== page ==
Animosity #3 (1984, Stafforshire, England)
We rarely post a single issue of a periodical to TALON, preferring instead to post an entire year or run so that readers can watch as stories develop and politics evolve within a publication. In this instance we are making an exception. For the last several years we have tried, without luck, to track down further issues of Animosity- a publication of the Keele University Animal Rights Group. Our hope is that one of our readers might help us to obtain the rest of this student-militant zine.
Animosity appears to have been written largely by anarchists with an insider’s knowledge of the animal liberation movement, and broad, anti-capitalist politics. If anyone can help us to discover the authors or more issues of this intriguing publication, please contact us HERE.
The Hunt and the Anti-Hunt (1982, London, England)
“It is not difficult to understand why animals are treated so indifferently in a society where the powerful minority holds the majority in similar contempt.” Philip Windeatt
Grounded firmly in a traditional British left-socialist critique, The Hunt and the Anti-Hunt is Philip Windeatt’s classic treatise on opposition to bloodsports. Written shortly after the author worked as a researcher on The Animals Film, each page drips with anger at both the act of sport hunting and the economic class that perpetuates it.
Anyone seeking a better understanding of the history of the animal liberation movement would do well to read this short book. Tracing bloodsports back to the domestication of canines for hunting purposes, the book continues by describing the founding of early animal welfare societies and the eventual emergence of the Hunt Saboteurs Association and Animal Liberation Front. Along the way expect a refreshing analysis of the pillaging of public lands, human alienation from wilderness, corporate governance, and many other subjects that were too often missing from the animal lib literature of the 1980s.
Bite Back – Issues 1-2 (1999, Bristol, England)
One of at least four publications to share the same moniker, this version of Bite Back came into being at the turn of the century. Glossy, full magazine sized, and free, Bite Back was a wonderful tool for reporting on the exciting campaigns of its era. Anyone interested in pressure campaigning will enjoy the brief articles, updates, and images from Hillgrove, Shamrock, Regal Rabbits, and Huntingdon Death Sciences.
We have very little information about this publication and do not know if there were subsequent issues. If you have more information please contact us HERE.
BUAV Liberator (1986. London, England)
“Although the BUAV as a limited company can only organize legal activity, we aim to complement and support direct action whenever possible.” BUAV editorial, April-May 1986
Frequent readers of the site will be aware that TALON’s volunteers are big fans of the BUAV Liberator. Not only do its old pulp pages bleed with animal lib history, but the politics represented by BUAV at that time were among the most progressive (and occasionally radical) of any major national non-profit working for non-humans.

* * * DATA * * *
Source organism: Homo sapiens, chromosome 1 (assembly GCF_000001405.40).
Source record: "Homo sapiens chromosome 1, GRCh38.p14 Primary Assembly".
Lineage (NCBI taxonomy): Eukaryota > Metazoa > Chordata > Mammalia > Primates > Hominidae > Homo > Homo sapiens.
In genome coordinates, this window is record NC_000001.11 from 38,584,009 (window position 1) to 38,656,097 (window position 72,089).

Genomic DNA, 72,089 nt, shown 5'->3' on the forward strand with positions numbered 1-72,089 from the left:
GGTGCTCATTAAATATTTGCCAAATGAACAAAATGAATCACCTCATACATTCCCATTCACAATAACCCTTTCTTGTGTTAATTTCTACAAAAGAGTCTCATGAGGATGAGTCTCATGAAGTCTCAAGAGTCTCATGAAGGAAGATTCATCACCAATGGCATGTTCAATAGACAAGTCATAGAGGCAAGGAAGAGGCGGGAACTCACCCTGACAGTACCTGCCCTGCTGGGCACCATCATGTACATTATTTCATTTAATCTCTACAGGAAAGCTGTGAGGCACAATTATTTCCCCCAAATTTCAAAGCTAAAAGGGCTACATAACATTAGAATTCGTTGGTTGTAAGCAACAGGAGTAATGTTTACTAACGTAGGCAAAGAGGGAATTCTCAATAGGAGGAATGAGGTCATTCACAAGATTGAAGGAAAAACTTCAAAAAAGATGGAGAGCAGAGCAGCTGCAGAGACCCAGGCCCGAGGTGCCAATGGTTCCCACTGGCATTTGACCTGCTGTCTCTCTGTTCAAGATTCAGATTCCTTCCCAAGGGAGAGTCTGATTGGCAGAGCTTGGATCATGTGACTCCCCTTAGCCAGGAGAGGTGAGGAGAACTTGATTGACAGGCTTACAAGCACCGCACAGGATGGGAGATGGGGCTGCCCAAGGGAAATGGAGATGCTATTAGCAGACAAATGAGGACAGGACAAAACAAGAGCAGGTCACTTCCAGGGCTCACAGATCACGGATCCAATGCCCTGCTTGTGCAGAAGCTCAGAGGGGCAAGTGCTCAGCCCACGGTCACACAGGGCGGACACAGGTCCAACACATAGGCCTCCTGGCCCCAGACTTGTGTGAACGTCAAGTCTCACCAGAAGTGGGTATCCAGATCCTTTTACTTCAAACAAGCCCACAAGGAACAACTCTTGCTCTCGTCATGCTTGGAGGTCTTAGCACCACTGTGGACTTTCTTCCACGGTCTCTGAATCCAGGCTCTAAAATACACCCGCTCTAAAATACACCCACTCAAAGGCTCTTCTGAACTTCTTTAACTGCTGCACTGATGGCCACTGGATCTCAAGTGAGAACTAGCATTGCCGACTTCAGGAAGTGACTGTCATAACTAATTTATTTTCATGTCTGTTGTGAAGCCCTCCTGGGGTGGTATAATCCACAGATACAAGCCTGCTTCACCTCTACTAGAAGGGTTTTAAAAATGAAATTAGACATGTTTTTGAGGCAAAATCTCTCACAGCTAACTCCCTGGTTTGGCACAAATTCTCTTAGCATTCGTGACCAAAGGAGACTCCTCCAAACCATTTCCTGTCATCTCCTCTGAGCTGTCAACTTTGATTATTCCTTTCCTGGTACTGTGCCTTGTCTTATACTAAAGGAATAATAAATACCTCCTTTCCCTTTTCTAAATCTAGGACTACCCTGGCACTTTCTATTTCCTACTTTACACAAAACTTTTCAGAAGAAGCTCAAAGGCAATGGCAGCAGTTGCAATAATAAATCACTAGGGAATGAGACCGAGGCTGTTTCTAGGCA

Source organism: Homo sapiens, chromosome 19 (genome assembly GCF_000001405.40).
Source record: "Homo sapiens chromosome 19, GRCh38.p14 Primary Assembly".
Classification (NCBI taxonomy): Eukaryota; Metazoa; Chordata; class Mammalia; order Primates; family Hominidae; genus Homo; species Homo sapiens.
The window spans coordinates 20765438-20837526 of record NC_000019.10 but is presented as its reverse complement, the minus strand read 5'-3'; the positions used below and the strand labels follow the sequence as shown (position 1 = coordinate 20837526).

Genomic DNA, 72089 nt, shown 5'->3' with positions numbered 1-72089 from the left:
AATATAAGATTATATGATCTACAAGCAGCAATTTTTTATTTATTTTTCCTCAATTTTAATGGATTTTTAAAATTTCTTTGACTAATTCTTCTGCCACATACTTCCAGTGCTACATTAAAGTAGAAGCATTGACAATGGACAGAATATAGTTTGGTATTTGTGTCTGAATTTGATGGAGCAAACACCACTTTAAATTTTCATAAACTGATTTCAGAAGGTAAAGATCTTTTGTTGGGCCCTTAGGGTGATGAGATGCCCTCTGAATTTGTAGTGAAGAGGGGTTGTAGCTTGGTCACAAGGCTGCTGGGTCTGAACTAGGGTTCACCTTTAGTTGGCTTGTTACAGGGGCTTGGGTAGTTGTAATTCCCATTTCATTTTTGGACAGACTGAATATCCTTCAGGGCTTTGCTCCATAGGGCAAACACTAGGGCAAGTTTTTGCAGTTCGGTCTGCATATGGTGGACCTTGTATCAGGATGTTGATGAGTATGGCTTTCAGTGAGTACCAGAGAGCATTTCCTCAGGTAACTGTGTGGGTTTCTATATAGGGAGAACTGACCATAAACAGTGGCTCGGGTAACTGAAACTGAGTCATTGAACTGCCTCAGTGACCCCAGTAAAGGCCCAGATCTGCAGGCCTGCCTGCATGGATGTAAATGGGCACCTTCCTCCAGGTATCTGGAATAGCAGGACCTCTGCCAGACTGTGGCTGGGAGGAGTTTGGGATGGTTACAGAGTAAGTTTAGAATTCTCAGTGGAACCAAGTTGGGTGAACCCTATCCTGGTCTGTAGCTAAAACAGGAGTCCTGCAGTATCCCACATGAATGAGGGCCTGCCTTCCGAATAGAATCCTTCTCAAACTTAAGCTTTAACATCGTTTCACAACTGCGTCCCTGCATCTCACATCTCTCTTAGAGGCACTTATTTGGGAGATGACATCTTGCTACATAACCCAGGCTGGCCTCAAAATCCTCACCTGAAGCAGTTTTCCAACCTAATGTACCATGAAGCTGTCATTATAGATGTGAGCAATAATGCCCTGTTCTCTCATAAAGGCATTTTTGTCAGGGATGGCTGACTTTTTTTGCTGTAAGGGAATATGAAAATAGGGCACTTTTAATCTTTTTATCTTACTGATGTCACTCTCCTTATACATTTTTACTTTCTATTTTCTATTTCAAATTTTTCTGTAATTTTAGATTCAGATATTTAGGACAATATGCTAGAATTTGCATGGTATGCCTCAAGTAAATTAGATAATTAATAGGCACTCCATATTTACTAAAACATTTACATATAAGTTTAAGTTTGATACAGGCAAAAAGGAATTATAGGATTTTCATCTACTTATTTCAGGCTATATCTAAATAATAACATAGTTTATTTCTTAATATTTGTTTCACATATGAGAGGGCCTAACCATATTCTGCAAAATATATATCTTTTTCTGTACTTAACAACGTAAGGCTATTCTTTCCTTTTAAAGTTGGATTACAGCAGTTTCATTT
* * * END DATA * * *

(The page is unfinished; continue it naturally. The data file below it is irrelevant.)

During this era the British Union to Abolish Vivisection supported any direct action which did not include pre-meditated violence towards a human, and proudly advocated a broad array of strategies and tactics. From letter writing to sabotage, legislation to arson, the BUAV gave coverage to nearly all of the activism in England at the time- and that is only a small part of what makes these papers so great.
Year after year, each volume of the Liberator gives us clues as to the mood within the movement. In 1986 for example, we see a somber tone set over the movement as the Liberation League’s began to fold, the government passed legislation expanding vivisection, and dozens of activists began prison sentences over lab raids. This blow to activist morale in 1986 was perhaps most visible in the actions of Robert Blackman, a young man who entered the Colchester cattle market and self immolated to protest the sell of living beings. His mother later said that “He gave his life because he thought the cruelty would never stop.”
Interestingly, 1986 was also a year filled with inspiring actions for animals. Issue after issue details labs shut down, vivisectors ending their careers, a dramatic rise in veganism and vegetarianism among the general public, and non-humans having their first taste of freedom. It is only within the context of the meteoric rise of animal rights in the earlier part of the 1980s could this year be seen as any kind of a failure. Indeed, if the level of activism in these issues were to occur today morale would sky rocket and great breakthroughs could be made- and all of us should take that as a challenge!
N.A.L.L. Newsletters – Issues 7-8 (1983, Manchester, England)
In the history of our movement there is no group that inspires me more than the Northern Animal Liberation League. They had broad politics, bold tactics, a unique take on direct action, and an appreciation for solidarity with other revolutionary groups that was ahead of their time.